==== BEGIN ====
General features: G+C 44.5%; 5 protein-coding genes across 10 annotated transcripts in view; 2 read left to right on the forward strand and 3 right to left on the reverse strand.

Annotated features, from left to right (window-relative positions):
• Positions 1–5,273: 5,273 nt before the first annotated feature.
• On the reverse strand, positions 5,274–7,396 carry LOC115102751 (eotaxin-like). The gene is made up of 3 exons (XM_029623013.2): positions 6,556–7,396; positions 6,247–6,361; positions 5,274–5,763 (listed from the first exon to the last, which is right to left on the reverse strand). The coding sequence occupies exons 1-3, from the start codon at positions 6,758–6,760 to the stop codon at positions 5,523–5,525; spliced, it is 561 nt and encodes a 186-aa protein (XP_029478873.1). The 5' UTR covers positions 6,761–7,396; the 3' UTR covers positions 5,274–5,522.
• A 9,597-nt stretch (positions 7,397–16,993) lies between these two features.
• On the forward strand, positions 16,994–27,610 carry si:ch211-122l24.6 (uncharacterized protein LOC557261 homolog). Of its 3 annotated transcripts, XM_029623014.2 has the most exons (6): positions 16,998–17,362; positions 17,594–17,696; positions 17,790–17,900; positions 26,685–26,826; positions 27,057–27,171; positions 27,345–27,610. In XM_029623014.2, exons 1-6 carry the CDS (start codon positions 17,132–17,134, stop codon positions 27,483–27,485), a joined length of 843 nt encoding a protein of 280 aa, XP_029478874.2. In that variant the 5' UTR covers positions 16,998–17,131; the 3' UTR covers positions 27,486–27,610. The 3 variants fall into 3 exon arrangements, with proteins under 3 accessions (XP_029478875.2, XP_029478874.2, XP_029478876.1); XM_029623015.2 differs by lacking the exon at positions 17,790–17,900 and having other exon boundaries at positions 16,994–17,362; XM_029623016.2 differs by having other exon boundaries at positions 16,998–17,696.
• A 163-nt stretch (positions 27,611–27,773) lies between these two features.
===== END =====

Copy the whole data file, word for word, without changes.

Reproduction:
General features: G+C 44.5%; 5 protein-coding genes across 10 annotated transcripts in view; 2 read left to right on the forward strand and 3 right to left on the reverse strand.

Annotated features, from left to right (window-relative positions):
• Positions 1–5,273: 5,273 nt before the first annotated feature.
• On the reverse strand, positions 5,274–7,396 carry LOC115102751 (eotaxin-like). The gene is made up of 3 exons (XM_029623013.2): positions 6,556–7,396; positions 6,247–6,361; positions 5,274–5,763 (listed from the first exon to the last, which is right to left on the reverse strand). The coding sequence occupies exons 1-3, from the start codon at positions 6,758–6,760 to the stop codon at positions 5,523–5,525; spliced, it is 561 nt and encodes a 186-aa protein (XP_029478873.1). The 5' UTR covers positions 6,761–7,396; the 3' UTR covers positions 5,274–5,522.
• A 9,597-nt stretch (positions 7,397–16,993) lies between these two features.
• On the forward strand, positions 16,994–27,610 carry si:ch211-122l24.6 (uncharacterized protein LOC557261 homolog). Of its 3 annotated transcripts, XM_029623014.2 has the most exons (6): positions 16,998–17,362; positions 17,594–17,696; positions 17,790–17,900; positions 26,685–26,826; positions 27,057–27,171; positions 27,345–27,610. In XM_029623014.2, exons 1-6 carry the CDS (start codon positions 17,132–17,134, stop codon positions 27,483–27,485), a joined length of 843 nt encoding a protein of 280 aa, XP_029478874.2. In that variant the 5' UTR covers positions 16,998–17,131; the 3' UTR covers positions 27,486–27,610. The 3 variants fall into 3 exon arrangements, with proteins under 3 accessions (XP_029478875.2, XP_029478874.2, XP_029478876.1); XM_029623015.2 differs by lacking the exon at positions 17,790–17,900 and having other exon boundaries at positions 16,994–17,362; XM_029623016.2 differs by having other exon boundaries at positions 16,998–17,696.
• A 163-nt stretch (positions 27,611–27,773) lies between these two features.